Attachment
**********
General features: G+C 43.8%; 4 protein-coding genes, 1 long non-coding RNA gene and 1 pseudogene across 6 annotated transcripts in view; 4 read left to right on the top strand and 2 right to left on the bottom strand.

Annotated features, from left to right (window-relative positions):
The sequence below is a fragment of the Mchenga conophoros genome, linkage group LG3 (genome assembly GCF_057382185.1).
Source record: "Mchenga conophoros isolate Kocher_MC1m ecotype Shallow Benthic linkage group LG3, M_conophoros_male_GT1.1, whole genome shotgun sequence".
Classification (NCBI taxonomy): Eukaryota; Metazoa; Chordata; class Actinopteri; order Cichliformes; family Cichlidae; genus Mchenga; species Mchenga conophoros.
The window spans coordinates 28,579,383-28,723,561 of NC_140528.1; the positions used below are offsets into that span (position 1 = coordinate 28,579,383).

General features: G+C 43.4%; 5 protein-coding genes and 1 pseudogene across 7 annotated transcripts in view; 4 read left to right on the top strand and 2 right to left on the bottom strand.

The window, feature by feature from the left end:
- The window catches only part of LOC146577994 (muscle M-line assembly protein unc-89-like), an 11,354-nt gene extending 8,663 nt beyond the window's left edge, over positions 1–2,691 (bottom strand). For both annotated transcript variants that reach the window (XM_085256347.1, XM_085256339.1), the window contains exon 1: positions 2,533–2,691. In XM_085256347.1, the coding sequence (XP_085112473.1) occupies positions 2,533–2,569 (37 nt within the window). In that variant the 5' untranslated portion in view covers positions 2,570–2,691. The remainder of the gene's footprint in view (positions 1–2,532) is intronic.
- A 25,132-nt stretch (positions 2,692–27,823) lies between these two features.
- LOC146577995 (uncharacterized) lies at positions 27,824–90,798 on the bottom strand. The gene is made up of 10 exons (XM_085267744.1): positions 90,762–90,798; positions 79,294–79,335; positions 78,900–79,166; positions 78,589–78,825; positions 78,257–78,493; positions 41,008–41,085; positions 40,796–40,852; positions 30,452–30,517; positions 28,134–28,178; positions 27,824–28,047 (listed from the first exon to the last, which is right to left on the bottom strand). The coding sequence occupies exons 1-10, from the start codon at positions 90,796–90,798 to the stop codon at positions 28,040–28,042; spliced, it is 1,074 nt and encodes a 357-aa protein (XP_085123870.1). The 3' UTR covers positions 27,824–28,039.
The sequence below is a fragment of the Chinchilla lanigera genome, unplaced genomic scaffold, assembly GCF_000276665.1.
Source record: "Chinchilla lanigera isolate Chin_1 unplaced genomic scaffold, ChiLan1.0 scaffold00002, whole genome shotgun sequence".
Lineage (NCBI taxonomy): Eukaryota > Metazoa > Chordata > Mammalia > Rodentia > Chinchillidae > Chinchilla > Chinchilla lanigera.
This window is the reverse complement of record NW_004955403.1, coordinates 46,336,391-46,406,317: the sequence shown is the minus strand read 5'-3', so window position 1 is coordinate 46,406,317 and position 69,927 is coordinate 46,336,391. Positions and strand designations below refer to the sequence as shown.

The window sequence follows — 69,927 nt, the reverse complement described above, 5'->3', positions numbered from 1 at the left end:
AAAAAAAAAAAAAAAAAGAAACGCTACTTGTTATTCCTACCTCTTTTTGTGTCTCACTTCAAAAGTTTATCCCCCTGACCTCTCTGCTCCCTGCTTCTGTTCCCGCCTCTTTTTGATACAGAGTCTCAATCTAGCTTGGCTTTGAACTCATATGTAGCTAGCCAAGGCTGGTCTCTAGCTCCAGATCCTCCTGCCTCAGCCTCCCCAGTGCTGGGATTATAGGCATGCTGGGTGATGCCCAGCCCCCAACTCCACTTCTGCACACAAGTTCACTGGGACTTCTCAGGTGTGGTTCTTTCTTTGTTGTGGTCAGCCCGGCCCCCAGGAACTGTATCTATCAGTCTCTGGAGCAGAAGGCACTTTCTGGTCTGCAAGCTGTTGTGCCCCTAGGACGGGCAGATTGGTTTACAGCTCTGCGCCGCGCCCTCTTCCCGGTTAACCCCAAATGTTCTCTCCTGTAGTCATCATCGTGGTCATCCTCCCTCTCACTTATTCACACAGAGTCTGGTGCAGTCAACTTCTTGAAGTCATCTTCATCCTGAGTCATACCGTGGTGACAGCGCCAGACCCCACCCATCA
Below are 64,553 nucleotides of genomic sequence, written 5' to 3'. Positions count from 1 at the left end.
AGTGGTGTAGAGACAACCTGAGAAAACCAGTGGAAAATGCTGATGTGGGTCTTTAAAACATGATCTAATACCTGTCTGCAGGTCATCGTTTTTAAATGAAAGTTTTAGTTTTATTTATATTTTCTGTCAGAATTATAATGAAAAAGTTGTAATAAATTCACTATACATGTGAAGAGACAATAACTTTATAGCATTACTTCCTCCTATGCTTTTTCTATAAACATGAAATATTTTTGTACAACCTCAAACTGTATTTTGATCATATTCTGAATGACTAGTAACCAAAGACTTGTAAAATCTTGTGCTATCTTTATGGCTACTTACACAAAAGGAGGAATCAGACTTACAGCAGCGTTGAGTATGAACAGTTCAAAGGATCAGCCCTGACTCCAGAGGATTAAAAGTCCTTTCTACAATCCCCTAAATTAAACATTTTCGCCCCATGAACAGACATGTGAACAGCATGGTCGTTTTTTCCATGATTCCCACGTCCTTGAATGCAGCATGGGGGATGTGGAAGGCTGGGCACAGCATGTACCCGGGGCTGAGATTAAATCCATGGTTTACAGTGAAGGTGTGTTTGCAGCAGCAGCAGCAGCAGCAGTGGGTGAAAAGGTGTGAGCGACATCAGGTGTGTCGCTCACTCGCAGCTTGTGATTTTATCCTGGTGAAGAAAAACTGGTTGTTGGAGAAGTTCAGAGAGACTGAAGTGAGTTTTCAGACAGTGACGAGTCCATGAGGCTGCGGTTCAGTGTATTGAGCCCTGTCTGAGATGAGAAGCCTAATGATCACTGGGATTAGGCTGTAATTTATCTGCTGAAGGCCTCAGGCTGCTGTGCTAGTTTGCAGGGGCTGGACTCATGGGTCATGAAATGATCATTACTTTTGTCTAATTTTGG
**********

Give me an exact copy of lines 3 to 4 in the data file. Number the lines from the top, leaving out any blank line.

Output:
The sequence below is a fragment of the Mchenga conophoros genome, linkage group LG3 (genome assembly GCF_057382185.1).
Source record: "Mchenga conophoros isolate Kocher_MC1m ecotype Shallow Benthic linkage group LG3, M_conophoros_male_GT1.1, whole genome shotgun sequence".